Popular BitTorrent Clients in Review - Azureus
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Azureus is a Java-based, cross-platform freeware BitTorrent client licensed under the GNU GPL. It is one of the oldest clients (2003) and according to the SourceForge statistics, also the most popular, having been downloaded 156,825,483 times at the time of writing this article. It's recognized as the most stable and feature-laden client.
The bundled feature list is really impressive. It allows multiple torrent downloads, upload and download speed limitation (globally or per torrent), configuring advanced seeding rules, and adjusting disk cache. It supports fast resume, can use proxies, its interface is highly customizable, and of course, we cannot forget about DHT support. It also uses only one port for all of the torrents, and includes an IRC plug-in to ask for help with ease.
The latest stable release of Azureus at the time of writing is 184.108.40.206. Starting from version 3, Azureus redefined the way they approach P2P file-sharing, launching a new platform called Vuze Platform. Vuze is a media sharing application that acts just like YouTube, but is limited only to high-definition video content. Vuze also sells DRM-protected content.
(Screenshot of Vuze's most downloaded content.)
Moreover, since Azureus 3.0, the user has been required to accept a modified version of the GNU GPL license prior to using the application. That also includes the Vuze-license and prohibitions for people under the age of 18. This is because Vuze sports a graphic browser as a main interface, where mature content may be presented.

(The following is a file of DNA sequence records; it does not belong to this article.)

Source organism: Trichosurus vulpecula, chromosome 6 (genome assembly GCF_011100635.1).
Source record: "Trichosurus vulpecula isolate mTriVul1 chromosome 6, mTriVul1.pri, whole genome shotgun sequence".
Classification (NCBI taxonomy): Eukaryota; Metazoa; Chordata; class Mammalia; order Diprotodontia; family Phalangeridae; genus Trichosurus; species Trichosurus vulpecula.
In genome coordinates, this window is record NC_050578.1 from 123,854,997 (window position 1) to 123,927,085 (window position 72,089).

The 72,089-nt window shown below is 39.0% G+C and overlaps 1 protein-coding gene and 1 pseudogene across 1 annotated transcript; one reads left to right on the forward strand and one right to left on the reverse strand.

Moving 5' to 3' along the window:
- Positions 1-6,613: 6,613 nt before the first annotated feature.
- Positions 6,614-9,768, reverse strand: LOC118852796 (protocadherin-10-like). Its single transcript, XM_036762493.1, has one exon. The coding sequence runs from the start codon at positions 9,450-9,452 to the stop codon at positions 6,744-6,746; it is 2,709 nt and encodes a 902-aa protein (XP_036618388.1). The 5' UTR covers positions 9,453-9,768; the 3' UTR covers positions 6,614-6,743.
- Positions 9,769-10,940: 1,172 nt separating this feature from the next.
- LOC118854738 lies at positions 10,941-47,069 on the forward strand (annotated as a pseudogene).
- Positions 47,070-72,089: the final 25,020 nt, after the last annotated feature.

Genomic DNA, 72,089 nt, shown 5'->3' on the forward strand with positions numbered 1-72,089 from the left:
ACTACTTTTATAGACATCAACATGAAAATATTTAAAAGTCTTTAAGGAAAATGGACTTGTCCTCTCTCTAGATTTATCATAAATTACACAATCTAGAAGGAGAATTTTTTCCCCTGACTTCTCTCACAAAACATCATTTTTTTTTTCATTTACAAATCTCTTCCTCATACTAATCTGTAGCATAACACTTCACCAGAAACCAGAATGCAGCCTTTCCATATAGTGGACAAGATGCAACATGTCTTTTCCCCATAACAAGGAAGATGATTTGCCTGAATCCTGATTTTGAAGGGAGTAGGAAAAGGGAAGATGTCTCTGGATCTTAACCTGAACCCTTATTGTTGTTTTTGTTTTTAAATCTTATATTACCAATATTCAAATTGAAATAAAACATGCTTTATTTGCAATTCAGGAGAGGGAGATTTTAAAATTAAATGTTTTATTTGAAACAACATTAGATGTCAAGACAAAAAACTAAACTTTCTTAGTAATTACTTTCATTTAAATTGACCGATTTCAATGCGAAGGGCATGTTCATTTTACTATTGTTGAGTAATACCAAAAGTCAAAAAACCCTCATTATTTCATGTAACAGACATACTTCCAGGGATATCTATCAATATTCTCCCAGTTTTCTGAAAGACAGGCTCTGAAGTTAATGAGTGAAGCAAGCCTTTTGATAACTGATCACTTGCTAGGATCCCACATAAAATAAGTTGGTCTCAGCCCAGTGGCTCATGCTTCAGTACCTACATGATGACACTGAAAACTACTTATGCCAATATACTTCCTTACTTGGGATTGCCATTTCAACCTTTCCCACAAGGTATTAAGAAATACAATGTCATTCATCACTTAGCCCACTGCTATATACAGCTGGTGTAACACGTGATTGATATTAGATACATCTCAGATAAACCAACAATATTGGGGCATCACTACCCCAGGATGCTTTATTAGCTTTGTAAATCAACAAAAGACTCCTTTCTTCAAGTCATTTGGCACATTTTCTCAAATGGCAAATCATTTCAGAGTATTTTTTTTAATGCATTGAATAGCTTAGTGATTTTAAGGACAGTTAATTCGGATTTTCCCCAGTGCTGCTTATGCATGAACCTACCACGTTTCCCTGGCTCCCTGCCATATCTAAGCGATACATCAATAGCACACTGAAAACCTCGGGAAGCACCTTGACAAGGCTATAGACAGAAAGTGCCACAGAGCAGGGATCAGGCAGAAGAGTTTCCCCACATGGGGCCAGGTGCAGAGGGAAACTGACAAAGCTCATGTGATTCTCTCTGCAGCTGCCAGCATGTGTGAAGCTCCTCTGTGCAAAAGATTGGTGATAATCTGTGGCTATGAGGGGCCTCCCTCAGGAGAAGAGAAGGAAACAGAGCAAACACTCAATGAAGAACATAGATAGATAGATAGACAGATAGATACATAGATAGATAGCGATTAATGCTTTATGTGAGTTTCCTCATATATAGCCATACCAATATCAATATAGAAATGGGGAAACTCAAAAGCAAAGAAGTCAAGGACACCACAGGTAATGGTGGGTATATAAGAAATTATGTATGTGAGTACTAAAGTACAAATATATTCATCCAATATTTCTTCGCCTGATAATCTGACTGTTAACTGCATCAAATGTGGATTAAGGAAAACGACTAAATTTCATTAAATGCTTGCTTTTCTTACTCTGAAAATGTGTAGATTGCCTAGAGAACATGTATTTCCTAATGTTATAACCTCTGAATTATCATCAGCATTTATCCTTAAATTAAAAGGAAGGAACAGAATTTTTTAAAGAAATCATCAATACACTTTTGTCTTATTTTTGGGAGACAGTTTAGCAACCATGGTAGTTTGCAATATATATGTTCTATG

All in all, Azureus is a very stable BT client that's jam-packed with dozens of features. It sports unique functions, such as the Vuze platform, and incorporates its very own DHT support, which is incompatible with the original BitTorrent release. Due to its Java nature, it is very resource intensive and some people find that it "eats up" their RAM. You also need a fairly powerful CPU. If your rig is antique, forget about Azureus.
Azureus mostly benefits those avid BitTorrent users that are truly going to use some of its outstanding functions and are willing to spare enough system resources. For the casual user that does not want to be heavily involved in the "inner structures" of the BT protocol, then Azureus may be overkill. Critics say Azureus is trying to reinvent the wheel. Anyway, try it out and see for yourself.
Summing up, we hand Azureus 8 points out of 10. We subtracted one for its performance and resource clogging, but unfortunately that's what developers need to put up with when working with Java in specific cases. Likewise, another point is lost due to its high level of complexity. Its design is by no means intuitive.
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